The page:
Monday, April 20, 2009

Being squeezed

When a member of the Lovemarks community describes his Lovemark as "an everyday, close to religious, choice for me", you have to sit up and take notice. This is how ‘Jeffrey’ described Tropicana orange juice. If you follow the ups and downs of brands, you will have heard a lot about Tropicana in the media over the last few months. None of it good. PepsiCo – who are responsible for Tropicana – redesigned the packaging of this iconic product, put it on the shelves, and stood by in shock as all hell let loose. According to Information Resources Inc., unit sales dropped 20%! (AdAge).

Why did PepsiCo change the packaging without so much as a word to the people who buy it? Because they were convinced they owned the brand and that some discussion over mood boards with a focus groups or two would capture the contribution of consumers. Not so. As PepsiCo learned and as the world now knows, Tropicana consumers were furious when the iconic orange with its protruding straw was removed. Designers and brand managers might see it as out-of-date and generic, but shoppers refused to see past it. The result was a barrage of emails, phone calls, and letters to PepsiCo demanding the old packaging back in no uncertain terms. Thanks to online media, this wave of response was very fast and easy for consumers to deliver. The old days of sitting down, penning a letter of complaint, getting an envelope, and going to the post office are long gone.

PepsiCo are a smart company. They reacted fast and returned to the familiar packaging that people turned out to be so committed to. Does this mean there should never be change? Of course not. The new PepsiCo campaign is a joy in itself – XOXO. What it does show is that the consumer is boss.

I have no doubt that Tropicana could change their packaging to the delight of their customers. Great design coupled with a deep understanding of taste and need would do it. If they do decide to venture out again after this most recent experience, they could check out Naoto Fukasawa. He has done the most incredible designs for fruit juice containers with the look and feel of the fruit they contain. Clear, pure, and very, very tasty.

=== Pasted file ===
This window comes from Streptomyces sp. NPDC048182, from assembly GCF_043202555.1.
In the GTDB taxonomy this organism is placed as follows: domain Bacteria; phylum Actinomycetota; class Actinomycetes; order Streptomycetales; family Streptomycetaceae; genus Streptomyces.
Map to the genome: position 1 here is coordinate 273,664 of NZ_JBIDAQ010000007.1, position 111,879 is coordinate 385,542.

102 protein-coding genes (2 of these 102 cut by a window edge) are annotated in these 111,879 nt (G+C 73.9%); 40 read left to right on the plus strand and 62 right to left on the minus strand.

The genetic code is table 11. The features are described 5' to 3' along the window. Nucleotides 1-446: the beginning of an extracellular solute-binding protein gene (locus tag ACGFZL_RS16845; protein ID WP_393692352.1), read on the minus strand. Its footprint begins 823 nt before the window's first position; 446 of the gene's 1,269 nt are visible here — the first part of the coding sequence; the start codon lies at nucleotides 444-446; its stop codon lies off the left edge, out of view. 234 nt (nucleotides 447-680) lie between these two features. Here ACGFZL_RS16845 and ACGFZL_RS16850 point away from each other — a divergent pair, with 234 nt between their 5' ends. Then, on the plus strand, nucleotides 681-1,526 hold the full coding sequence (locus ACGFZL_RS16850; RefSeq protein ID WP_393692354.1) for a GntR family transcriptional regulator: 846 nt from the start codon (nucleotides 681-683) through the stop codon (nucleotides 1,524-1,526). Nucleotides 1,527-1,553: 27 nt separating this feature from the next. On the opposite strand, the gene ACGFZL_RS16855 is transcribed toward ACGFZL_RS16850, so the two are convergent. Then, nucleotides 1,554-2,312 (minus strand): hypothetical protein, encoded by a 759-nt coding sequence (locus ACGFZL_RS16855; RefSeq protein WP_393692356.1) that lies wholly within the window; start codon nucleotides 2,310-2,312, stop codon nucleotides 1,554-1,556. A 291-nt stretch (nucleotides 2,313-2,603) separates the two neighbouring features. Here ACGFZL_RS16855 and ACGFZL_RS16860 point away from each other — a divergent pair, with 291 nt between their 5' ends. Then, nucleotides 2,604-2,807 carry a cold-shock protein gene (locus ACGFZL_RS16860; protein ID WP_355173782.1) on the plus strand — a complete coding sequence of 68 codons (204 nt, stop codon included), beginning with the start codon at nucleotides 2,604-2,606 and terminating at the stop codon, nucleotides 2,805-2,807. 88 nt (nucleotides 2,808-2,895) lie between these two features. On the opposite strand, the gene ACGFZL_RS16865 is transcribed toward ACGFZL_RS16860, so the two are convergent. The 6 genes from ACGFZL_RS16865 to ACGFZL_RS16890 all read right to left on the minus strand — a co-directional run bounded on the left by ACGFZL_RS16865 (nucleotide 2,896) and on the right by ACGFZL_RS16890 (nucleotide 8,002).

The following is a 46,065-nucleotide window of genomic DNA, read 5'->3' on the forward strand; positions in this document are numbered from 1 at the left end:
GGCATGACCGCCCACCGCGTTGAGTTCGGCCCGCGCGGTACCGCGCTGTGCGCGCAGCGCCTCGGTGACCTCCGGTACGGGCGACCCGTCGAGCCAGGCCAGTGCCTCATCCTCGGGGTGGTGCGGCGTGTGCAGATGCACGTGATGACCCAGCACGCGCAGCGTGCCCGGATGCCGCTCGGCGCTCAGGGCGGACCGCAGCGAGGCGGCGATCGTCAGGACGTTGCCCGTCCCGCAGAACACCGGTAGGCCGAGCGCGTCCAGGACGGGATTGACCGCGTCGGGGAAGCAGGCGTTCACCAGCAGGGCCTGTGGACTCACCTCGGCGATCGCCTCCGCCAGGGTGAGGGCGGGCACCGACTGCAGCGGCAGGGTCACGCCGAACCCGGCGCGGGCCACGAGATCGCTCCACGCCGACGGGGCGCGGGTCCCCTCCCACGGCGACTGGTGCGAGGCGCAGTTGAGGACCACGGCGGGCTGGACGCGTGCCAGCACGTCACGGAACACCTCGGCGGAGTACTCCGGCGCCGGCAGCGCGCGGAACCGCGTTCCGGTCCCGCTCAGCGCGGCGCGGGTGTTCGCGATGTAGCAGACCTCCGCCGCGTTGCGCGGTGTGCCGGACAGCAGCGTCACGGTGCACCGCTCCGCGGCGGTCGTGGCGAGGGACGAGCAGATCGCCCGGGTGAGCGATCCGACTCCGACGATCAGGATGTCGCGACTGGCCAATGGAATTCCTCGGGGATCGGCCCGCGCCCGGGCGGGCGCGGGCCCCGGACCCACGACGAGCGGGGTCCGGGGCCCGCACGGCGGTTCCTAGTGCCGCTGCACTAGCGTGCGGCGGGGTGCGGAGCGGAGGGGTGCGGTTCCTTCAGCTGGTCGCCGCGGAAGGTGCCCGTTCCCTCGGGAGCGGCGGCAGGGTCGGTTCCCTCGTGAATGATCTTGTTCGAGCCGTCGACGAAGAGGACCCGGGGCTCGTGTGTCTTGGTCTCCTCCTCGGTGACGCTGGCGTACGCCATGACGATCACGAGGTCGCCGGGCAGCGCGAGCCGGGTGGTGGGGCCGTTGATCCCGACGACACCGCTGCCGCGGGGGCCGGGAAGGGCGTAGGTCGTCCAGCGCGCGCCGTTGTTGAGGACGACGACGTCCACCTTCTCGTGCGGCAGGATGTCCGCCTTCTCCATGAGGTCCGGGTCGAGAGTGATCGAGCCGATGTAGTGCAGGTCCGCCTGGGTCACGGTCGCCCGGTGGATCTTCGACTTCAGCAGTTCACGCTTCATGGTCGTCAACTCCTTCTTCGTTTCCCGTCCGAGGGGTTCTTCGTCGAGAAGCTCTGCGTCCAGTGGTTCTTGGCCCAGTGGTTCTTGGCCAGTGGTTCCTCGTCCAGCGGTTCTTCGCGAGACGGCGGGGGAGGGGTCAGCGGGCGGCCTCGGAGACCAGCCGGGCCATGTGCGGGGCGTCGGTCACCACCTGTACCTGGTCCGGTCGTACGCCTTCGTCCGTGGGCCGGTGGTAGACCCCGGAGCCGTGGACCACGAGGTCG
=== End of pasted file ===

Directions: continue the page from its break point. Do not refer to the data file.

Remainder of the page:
Bruce said...

Kevin -
I remember shopping shortly after the packaging changed. I couldn't find Tropicana. I couldn't believe the store was out of Tropicana, but it wasn't there. There were cartons and cartons of a generic store brand. I chose my second favorite brand and went on my way. I figured out later that the "cartons and cartons of a generic store brand" were, in fact, Tropicana. Who knew? I bet a whole lot of people did what I did and it added up to -20% pretty quickly.

Bruce Cole, Chicago

Harshil Karia said...

Hi Kevin,

You can also compare this with the case of Facebook. The new layout received almost unlimited scorn. Their privacy policies were also immensely debated. The result, they are now involving users to get make future changes by getting them to vote on issues (the Facebook Democracy) and voice their opinions.

I think there is a tight rope that brands need to walk. On one hand its not the best strategy to *only* listen to your customers because they can be wrong sometimes and it doesn't ensure that you are one step ahead of your competition, but if you don't listen, they get mad!

Over time, i think brands will innovate with changes by themselves but they will integrate customers to recommend them to fine tune those changes.

Anonymous said...

Way back in High School I read Vance Packard's "The Hidden persuaders" it fostered in me an interest in advertising. When is saw Kevin on CNN's meet teh CEO's it was a continuation of that interest.
One story int he Packard book was how a US beer brand ( Sorry can;t recall the name) changed their ads from working guys having a brew after work to a more upscale social setting. sales dropped and former fans of the brew reported a "change in flavour"

This is all deja vu to a keen fan of promotion and advertising :)

Mike in Ottawa Canada

Where it was 28 ( 82f) up from zero C ( 32f) two days ago...go figure :)

Elle Smith Fagan said...

Thank you for this story. I wondered...

As an artist, this was my thought:
There were ways to update the cartons without losing the image elements that we love, but they went too far, with re-design, and the updated design looked cheap or shallow, or something - as though what was inside was not as good.

So the public reaction was bound to happen.

I guess Tropicana learned how much we love them, if we reponded so caringly.

As for me, they send 'uppermidlife" ladies to cranberry juice - the goodstuff - not the sugary ones - so I almost missed the Tropicana debacle, because I was having to find and enjoy the best cranberry juice at the time.

Oh, la!

Patrick said...

I agree with Bruce in Chicago

The designers thought they were selling OJ, and lost sight of the fact the real value add was Tropicana which they carelessly added as an afterthought.

Patrick Bachler

Kevin Roberts said...

Harshal, If there’s one cardinal rule of marketing any product, it has got to be: “The consumer is boss”. This quote comes from P&G’s CEO A.G. Lafley and it basically means that you have got to put the consumer at the center of everything you do. When you don’t follow this rule, (as Tropicana and Facebook found out the hard way) it all falls apart.